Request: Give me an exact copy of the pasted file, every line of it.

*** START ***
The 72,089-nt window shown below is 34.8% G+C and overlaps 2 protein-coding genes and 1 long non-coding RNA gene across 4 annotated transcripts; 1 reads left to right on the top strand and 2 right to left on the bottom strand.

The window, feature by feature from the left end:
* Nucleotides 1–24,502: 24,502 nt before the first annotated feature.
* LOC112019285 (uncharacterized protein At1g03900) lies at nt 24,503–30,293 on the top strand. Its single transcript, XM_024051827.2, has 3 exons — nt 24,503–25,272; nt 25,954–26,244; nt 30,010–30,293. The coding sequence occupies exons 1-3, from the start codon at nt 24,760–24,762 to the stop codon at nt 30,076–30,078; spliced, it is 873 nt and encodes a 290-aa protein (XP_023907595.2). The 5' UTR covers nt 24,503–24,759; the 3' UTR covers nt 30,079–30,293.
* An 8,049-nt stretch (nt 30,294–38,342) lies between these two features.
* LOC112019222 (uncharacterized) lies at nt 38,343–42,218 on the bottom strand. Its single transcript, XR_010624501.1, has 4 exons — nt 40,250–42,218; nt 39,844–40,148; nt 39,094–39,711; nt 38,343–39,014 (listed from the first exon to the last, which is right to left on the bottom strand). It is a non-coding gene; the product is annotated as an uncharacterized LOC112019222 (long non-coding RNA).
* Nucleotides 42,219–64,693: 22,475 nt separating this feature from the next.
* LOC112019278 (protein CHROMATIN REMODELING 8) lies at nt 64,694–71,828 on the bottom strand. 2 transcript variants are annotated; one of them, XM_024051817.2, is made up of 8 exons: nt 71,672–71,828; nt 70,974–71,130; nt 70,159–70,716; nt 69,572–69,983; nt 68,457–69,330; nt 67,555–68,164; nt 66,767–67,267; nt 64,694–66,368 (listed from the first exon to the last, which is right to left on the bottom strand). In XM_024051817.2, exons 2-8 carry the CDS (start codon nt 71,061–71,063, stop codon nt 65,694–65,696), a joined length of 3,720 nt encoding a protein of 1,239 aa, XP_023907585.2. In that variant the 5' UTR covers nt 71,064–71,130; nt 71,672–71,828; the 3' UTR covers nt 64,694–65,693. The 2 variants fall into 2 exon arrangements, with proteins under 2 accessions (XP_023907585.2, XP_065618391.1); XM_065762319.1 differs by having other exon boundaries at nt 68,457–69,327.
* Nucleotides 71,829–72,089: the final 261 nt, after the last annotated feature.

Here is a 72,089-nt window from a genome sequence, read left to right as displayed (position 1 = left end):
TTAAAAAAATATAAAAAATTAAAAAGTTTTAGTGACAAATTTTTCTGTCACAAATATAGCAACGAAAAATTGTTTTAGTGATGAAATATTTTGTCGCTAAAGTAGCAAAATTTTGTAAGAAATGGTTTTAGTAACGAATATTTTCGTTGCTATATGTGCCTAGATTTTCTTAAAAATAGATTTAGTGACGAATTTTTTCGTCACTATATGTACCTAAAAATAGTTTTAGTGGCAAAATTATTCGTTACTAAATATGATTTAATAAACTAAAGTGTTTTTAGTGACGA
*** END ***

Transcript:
The 72,089-nt window shown below is 34.8% G+C and overlaps 2 protein-coding genes and 1 long non-coding RNA gene across 4 annotated transcripts; 1 reads left to right on the top strand and 2 right to left on the bottom strand.

The window, feature by feature from the left end:
* Nucleotides 1–24,502: 24,502 nt before the first annotated feature.
* LOC112019285 (uncharacterized protein At1g03900) lies at nt 24,503–30,293 on the top strand. Its single transcript, XM_024051827.2, has 3 exons — nt 24,503–25,272; nt 25,954–26,244; nt 30,010–30,293. The coding sequence occupies exons 1-3, from the start codon at nt 24,760–24,762 to the stop codon at nt 30,076–30,078; spliced, it is 873 nt and encodes a 290-aa protein (XP_023907595.2). The 5' UTR covers nt 24,503–24,759; the 3' UTR covers nt 30,079–30,293.
* An 8,049-nt stretch (nt 30,294–38,342) lies between these two features.
* LOC112019222 (uncharacterized) lies at nt 38,343–42,218 on the bottom strand. Its single transcript, XR_010624501.1, has 4 exons — nt 40,250–42,218; nt 39,844–40,148; nt 39,094–39,711; nt 38,343–39,014 (listed from the first exon to the last, which is right to left on the bottom strand). It is a non-coding gene; the product is annotated as an uncharacterized LOC112019222 (long non-coding RNA).
* Nucleotides 42,219–64,693: 22,475 nt separating this feature from the next.
* LOC112019278 (protein CHROMATIN REMODELING 8) lies at nt 64,694–71,828 on the bottom strand. 2 transcript variants are annotated; one of them, XM_024051817.2, is made up of 8 exons: nt 71,672–71,828; nt 70,974–71,130; nt 70,159–70,716; nt 69,572–69,983; nt 68,457–69,330; nt 67,555–68,164; nt 66,767–67,267; nt 64,694–66,368 (listed from the first exon to the last, which is right to left on the bottom strand). In XM_024051817.2, exons 2-8 carry the CDS (start codon nt 71,061–71,063, stop codon nt 65,694–65,696), a joined length of 3,720 nt encoding a protein of 1,239 aa, XP_023907585.2. In that variant the 5' UTR covers nt 71,064–71,130; nt 71,672–71,828; the 3' UTR covers nt 64,694–65,693. The 2 variants fall into 2 exon arrangements, with proteins under 2 accessions (XP_023907585.2, XP_065618391.1); XM_065762319.1 differs by having other exon boundaries at nt 68,457–69,327.
* Nucleotides 71,829–72,089: the final 261 nt, after the last annotated feature.

Here is a 72,089-nt window from a genome sequence, read left to right as displayed (position 1 = left end):
TTAAAAAAATATAAAAAATTAAAAAGTTTTAGTGACAAATTTTTCTGTCACAAATATAGCAACGAAAAATTGTTTTAGTGATGAAATATTTTGTCGCTAAAGTAGCAAAATTTTGTAAGAAATGGTTTTAGTAACGAATATTTTCGTTGCTATATGTGCCTAGATTTTCTTAAAAATAGATTTAGTGACGAATTTTTTCGTCACTATATGTACCTAAAAATAGTTTTAGTGGCAAAATTATTCGTTACTAAATATGATTTAATAAACTAAAGTGTTTTTAGTGACGA